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Hamlet, is a classic play still read throughout the world to this day. Starring the character Hamlet, and the royal family of Denmark, the play includes everything from murder, betrayal, Incest, love and turmoil. Shakespeare Is renowned for his writing, in Hamlet specifically the seven soliloquies. Soliloquies are monologue type speeches spoken by Hamlet generally and give the sense of the situation and feelings of Hamlet at the time.
After carefully annotating the seven soliloquies, one can see the different states of mind, situations and characterizations of Hamlet.
The deader can relate to the feelings Hamlet experiences regardless of the fact most readers have never been In situations as extreme as Hamlet. In the first soliloquy titled, “O that this too too sullied flesh would . 2), Hamlet speaks about his father’s death and how he is feeling about his mother’s new relationship with his Uncle.
Like I’m sure anyone in his situation would feel Hamlet seems to be unsure. He loves his mother dearly and only wishes her happiness, but the fact she married her dead husbands brother less then two months following his father’s death worries Hamlet.
For myself personally, I have never experienced meeting like my parents divorcing or dying. However, to an extent I can relate because I can see from his point of view how awkward the situation is.
I can relate in the aspect however of grief. Less than two months after his father’s untimely death, Hamlet still mourns his loss. However, Hamlet is crudely advised by his mother to Just get over it. She hopes that he can move on and I can relate to that. It Is hard to relate to a parent dying to breaking up with someone, but on a much smaller scale It seems very similar.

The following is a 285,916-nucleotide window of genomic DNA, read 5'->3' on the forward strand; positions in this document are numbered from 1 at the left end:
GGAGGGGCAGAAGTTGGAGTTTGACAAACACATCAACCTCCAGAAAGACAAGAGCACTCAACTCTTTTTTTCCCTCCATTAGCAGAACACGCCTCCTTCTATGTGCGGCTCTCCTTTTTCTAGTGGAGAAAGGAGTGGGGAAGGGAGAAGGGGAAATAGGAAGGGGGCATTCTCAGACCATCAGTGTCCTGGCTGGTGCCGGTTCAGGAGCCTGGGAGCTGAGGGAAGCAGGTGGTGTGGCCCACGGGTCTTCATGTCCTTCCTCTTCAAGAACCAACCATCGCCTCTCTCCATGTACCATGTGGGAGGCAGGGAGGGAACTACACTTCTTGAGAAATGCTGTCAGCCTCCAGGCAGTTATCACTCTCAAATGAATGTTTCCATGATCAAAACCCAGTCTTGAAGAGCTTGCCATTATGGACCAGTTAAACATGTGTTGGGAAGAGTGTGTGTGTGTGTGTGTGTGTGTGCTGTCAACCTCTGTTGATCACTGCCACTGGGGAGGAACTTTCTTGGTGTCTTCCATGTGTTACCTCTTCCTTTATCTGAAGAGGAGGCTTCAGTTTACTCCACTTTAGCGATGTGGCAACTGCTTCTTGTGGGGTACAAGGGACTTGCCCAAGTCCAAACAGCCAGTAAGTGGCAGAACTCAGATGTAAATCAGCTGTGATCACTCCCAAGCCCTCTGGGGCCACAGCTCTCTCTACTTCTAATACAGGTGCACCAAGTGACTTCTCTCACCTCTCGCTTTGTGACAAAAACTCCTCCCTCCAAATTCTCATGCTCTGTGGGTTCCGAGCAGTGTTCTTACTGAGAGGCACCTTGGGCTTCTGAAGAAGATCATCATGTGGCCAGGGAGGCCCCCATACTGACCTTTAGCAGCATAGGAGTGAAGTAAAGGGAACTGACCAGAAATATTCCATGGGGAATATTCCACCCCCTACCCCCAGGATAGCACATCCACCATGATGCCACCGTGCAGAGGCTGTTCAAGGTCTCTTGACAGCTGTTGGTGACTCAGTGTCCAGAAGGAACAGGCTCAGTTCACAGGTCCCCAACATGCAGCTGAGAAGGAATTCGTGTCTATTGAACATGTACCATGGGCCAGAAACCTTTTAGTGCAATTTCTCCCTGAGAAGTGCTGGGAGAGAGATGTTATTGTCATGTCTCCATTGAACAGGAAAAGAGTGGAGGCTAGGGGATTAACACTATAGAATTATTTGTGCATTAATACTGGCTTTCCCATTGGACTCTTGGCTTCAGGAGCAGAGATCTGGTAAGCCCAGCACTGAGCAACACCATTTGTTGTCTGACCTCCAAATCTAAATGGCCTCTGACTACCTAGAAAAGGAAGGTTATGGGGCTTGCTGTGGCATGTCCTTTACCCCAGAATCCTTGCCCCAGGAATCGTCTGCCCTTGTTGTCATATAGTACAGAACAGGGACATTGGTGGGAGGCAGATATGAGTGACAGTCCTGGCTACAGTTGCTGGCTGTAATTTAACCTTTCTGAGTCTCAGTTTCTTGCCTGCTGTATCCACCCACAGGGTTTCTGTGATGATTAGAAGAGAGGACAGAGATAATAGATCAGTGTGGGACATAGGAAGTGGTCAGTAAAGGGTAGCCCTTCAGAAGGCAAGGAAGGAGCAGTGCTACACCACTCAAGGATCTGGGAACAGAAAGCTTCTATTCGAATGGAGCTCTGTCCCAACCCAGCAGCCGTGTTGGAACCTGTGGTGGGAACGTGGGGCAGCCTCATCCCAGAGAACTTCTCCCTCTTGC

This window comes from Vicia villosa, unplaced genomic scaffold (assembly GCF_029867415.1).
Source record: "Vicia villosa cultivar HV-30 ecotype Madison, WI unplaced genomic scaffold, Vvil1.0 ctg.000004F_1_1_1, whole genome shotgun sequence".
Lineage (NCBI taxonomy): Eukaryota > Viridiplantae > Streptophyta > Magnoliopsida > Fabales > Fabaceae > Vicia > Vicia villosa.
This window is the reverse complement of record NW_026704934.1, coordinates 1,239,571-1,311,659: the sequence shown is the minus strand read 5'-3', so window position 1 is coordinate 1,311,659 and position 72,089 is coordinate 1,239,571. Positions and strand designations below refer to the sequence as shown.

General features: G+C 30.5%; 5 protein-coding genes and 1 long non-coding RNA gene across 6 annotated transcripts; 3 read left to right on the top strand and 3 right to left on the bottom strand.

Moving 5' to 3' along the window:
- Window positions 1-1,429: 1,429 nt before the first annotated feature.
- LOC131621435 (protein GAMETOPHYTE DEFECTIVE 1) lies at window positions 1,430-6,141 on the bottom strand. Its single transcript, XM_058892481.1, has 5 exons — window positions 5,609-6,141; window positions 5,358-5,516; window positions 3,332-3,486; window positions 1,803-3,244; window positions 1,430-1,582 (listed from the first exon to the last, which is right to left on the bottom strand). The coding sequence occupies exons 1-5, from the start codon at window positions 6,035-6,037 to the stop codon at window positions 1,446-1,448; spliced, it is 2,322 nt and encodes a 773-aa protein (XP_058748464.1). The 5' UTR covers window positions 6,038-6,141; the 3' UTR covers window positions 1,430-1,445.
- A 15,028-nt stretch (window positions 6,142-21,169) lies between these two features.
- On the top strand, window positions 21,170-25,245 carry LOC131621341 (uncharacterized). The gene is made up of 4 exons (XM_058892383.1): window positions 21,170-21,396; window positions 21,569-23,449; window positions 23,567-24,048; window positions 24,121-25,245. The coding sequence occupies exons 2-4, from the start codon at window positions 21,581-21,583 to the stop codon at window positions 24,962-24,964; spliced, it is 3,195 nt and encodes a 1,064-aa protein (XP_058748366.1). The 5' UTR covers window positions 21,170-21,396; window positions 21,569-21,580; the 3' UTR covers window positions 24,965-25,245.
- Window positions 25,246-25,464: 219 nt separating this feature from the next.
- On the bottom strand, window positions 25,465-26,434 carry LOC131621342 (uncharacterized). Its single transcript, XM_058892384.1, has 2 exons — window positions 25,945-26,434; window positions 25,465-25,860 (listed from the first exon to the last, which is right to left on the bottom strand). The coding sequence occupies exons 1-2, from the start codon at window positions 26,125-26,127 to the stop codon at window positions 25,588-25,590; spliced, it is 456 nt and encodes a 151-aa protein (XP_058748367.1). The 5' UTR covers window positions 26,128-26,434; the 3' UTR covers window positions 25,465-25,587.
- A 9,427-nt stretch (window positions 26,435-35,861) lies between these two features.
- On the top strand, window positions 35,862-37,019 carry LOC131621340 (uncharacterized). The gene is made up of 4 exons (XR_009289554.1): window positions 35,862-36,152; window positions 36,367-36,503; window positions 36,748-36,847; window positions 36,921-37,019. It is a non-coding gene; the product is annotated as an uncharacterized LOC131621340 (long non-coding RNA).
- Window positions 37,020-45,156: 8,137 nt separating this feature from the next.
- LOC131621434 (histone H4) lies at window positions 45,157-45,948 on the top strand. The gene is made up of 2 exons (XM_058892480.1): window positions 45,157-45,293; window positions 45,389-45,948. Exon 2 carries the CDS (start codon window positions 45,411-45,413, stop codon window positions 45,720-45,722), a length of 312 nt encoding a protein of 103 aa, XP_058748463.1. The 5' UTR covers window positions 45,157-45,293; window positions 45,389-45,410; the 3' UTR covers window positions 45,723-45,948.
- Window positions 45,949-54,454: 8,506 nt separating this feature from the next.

Last year after I had a year relationship end, I was heartbroken, however he situation only became worse when after a few weeks; I felt a lot of pressure from my friends to just get over the situation. To put it like Shakespeare I am not a “beast” and I need time to mourn situations like these, time heals all wounds. The second soliloquy Is In Act 1, Scene 5 and Is again a monologue by Hamlet. The section Immediately follows the return of the newly dead king In the form of a split or ghost.
This particular passage demonstrated the several emotions Hamlet was experiencing in this state of turmoil. The situation surrounding his father’s death has omen to light and Hamlet is faced with a decision of believing the ghost and avenging his fathers murder or forgetting the ghost ever spoke to him at all and sparing his uncle his life. Although I have never had to (seriously) debate killing someone I can certainly relate to the distress of having no Idea what to do In certain situations and contemplating a decision for hours before making one.
Life Is full of compromises and I don’t believe there is anyone out there who can’t relate to having trouble making an important decision at least once in their lifetime that will have enormous mummifications for everyone around them. Whether it be, should I avenge my fathers murder and kill my uncle or something like should I stop being friends with someone or try and forgive them. These decisions could prove to haunt you In your future or your family as well as prove to be Instrumental In deciding your future character and The third soliloquy happens in Act 2 Scene 2.